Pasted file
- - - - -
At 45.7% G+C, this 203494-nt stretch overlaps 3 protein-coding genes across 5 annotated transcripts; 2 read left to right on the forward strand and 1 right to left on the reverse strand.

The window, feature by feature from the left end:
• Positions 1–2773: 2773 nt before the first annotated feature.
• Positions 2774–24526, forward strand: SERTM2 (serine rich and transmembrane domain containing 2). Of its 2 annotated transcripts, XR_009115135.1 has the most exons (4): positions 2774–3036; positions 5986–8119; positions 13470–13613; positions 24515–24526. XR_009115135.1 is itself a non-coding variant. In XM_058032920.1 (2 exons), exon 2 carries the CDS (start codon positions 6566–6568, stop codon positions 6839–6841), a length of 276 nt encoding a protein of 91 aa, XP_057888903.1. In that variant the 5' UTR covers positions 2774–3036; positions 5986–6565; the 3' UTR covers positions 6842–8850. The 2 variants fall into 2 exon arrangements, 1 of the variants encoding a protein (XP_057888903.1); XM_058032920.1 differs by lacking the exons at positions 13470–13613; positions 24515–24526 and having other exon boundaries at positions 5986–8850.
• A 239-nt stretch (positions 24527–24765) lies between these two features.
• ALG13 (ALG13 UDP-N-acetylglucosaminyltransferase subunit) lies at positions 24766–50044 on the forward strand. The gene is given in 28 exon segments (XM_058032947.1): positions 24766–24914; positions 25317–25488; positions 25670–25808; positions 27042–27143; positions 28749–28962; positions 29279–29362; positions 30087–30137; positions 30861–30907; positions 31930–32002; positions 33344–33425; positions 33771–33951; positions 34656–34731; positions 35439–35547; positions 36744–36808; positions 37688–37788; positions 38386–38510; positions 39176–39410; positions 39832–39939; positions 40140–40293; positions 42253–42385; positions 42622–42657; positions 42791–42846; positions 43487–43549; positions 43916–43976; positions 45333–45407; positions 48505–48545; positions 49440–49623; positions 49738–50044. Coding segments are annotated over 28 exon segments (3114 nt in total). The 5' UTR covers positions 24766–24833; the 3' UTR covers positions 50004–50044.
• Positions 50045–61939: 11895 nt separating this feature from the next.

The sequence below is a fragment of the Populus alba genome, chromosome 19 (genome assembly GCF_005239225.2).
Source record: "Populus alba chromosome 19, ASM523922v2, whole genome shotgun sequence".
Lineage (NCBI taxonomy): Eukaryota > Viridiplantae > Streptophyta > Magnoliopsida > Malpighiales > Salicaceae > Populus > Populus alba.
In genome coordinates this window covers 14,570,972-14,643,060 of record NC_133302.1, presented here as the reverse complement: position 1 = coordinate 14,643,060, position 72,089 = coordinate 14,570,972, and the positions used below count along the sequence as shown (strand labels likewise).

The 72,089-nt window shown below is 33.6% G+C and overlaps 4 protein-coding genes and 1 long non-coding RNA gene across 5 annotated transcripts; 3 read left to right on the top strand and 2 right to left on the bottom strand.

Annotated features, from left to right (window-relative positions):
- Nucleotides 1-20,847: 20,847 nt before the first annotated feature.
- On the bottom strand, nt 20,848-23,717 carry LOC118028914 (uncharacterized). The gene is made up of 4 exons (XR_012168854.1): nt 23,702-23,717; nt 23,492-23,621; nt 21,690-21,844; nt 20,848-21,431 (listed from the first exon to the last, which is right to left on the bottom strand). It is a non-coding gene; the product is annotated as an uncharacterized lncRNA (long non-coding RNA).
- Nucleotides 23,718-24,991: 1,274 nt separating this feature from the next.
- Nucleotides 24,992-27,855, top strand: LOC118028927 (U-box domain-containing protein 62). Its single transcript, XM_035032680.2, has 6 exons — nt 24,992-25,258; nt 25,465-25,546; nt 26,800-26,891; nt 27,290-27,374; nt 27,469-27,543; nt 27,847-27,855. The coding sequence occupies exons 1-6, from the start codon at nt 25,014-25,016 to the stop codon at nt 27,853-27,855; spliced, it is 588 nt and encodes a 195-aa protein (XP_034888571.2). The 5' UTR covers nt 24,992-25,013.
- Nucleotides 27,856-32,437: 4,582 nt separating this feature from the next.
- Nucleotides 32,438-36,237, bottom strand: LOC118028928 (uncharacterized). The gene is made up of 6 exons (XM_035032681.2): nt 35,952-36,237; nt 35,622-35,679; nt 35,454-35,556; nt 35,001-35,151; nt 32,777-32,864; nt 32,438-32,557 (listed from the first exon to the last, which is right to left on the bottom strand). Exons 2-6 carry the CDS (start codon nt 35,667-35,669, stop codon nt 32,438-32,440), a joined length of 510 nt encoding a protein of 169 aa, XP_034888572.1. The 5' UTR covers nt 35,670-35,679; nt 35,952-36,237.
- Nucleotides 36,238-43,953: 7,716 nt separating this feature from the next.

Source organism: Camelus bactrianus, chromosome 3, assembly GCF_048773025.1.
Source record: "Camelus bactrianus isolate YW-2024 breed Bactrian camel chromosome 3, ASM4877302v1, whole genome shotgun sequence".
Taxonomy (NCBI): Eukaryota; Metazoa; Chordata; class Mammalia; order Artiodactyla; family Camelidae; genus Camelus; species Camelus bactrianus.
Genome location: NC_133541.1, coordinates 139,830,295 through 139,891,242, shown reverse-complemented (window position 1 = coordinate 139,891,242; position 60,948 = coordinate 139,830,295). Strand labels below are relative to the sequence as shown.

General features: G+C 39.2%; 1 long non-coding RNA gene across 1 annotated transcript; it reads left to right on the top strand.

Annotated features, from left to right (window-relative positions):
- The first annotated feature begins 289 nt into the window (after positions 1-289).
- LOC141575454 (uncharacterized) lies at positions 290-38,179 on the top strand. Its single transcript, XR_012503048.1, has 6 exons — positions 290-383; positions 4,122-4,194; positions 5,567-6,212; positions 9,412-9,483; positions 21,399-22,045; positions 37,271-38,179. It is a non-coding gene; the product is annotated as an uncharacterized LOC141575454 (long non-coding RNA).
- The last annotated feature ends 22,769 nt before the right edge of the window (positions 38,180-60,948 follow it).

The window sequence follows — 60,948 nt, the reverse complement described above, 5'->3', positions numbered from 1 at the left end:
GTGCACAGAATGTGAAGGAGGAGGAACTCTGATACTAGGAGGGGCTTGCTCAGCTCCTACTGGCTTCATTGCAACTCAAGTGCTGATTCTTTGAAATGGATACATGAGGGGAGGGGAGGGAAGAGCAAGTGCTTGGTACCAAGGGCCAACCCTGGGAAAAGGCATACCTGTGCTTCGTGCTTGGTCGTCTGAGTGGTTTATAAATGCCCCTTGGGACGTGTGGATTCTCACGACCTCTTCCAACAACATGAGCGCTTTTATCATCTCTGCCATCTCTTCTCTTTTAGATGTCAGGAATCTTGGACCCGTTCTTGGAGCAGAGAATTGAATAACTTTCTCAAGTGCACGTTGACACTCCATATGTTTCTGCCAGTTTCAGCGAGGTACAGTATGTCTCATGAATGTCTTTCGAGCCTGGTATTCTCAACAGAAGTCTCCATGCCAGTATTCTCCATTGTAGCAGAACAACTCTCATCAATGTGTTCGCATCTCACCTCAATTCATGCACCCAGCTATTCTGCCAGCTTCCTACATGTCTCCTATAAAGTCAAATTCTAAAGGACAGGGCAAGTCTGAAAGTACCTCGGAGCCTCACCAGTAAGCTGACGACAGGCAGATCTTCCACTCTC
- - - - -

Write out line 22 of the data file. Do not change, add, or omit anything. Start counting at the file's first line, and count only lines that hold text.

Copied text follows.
Source record: "Camelus bactrianus isolate YW-2024 breed Bactrian camel chromosome 3, ASM4877302v1, whole genome shotgun sequence".